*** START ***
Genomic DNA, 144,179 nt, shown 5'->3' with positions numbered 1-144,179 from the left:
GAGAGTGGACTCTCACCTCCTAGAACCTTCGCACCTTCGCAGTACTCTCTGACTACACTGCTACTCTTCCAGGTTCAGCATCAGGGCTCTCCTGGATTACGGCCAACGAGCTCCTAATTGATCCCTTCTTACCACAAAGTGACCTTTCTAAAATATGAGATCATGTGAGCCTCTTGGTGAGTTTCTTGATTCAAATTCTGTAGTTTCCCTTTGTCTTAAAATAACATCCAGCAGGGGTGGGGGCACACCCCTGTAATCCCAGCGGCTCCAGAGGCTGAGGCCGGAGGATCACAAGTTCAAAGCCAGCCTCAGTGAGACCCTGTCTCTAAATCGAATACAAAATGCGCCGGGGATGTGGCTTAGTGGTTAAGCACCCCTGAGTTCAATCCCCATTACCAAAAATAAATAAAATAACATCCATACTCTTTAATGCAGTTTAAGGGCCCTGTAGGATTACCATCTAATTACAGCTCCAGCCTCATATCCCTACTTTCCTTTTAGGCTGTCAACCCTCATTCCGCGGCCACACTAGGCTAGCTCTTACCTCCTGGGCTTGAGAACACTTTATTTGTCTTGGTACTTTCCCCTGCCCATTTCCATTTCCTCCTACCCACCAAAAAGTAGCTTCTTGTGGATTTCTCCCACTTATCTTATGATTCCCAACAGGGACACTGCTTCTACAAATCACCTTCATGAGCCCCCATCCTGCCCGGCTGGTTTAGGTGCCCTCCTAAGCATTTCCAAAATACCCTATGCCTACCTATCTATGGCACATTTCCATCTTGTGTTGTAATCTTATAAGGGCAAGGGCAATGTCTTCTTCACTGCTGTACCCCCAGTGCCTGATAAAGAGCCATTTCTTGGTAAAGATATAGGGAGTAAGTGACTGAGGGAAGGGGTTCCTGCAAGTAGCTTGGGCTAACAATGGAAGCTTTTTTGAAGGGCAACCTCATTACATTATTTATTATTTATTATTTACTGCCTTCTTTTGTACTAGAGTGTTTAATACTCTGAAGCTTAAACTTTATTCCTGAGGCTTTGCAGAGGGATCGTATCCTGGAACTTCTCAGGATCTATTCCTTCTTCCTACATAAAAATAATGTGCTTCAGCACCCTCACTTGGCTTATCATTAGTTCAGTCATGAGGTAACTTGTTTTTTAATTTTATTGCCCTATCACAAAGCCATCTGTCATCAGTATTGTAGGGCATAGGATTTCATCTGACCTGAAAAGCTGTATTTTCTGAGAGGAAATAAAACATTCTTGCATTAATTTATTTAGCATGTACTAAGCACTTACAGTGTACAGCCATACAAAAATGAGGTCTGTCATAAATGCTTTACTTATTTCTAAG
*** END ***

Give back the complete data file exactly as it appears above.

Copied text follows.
Genomic DNA, 144,179 nt, shown 5'->3' with positions numbered 1-144,179 from the left:
GAGAGTGGACTCTCACCTCCTAGAACCTTCGCACCTTCGCAGTACTCTCTGACTACACTGCTACTCTTCCAGGTTCAGCATCAGGGCTCTCCTGGATTACGGCCAACGAGCTCCTAATTGATCCCTTCTTACCACAAAGTGACCTTTCTAAAATATGAGATCATGTGAGCCTCTTGGTGAGTTTCTTGATTCAAATTCTGTAGTTTCCCTTTGTCTTAAAATAACATCCAGCAGGGGTGGGGGCACACCCCTGTAATCCCAGCGGCTCCAGAGGCTGAGGCCGGAGGATCACAAGTTCAAAGCCAGCCTCAGTGAGACCCTGTCTCTAAATCGAATACAAAATGCGCCGGGGATGTGGCTTAGTGGTTAAGCACCCCTGAGTTCAATCCCCATTACCAAAAATAAATAAAATAACATCCATACTCTTTAATGCAGTTTAAGGGCCCTGTAGGATTACCATCTAATTACAGCTCCAGCCTCATATCCCTACTTTCCTTTTAGGCTGTCAACCCTCATTCCGCGGCCACACTAGGCTAGCTCTTACCTCCTGGGCTTGAGAACACTTTATTTGTCTTGGTACTTTCCCCTGCCCATTTCCATTTCCTCCTACCCACCAAAAAGTAGCTTCTTGTGGATTTCTCCCACTTATCTTATGATTCCCAACAGGGACACTGCTTCTACAAATCACCTTCATGAGCCCCCATCCTGCCCGGCTGGTTTAGGTGCCCTCCTAAGCATTTCCAAAATACCCTATGCCTACCTATCTATGGCACATTTCCATCTTGTGTTGTAATCTTATAAGGGCAAGGGCAATGTCTTCTTCACTGCTGTACCCCCAGTGCCTGATAAAGAGCCATTTCTTGGTAAAGATATAGGGAGTAAGTGACTGAGGGAAGGGGTTCCTGCAAGTAGCTTGGGCTAACAATGGAAGCTTTTTTGAAGGGCAACCTCATTACATTATTTATTATTTATTATTTACTGCCTTCTTTTGTACTAGAGTGTTTAATACTCTGAAGCTTAAACTTTATTCCTGAGGCTTTGCAGAGGGATCGTATCCTGGAACTTCTCAGGATCTATTCCTTCTTCCTACATAAAAATAATGTGCTTCAGCACCCTCACTTGGCTTATCATTAGTTCAGTCATGAGGTAACTTGTTTTTTAATTTTATTGCCCTATCACAAAGCCATCTGTCATCAGTATTGTAGGGCATAGGATTTCATCTGACCTGAAAAGCTGTATTTTCTGAGAGGAAATAAAACATTCTTGCATTAATTTATTTAGCATGTACTAAGCACTTACAGTGTACAGCCATACAAAAATGAGGTCTGTCATAAATGCTTTACTTATTTCTAAG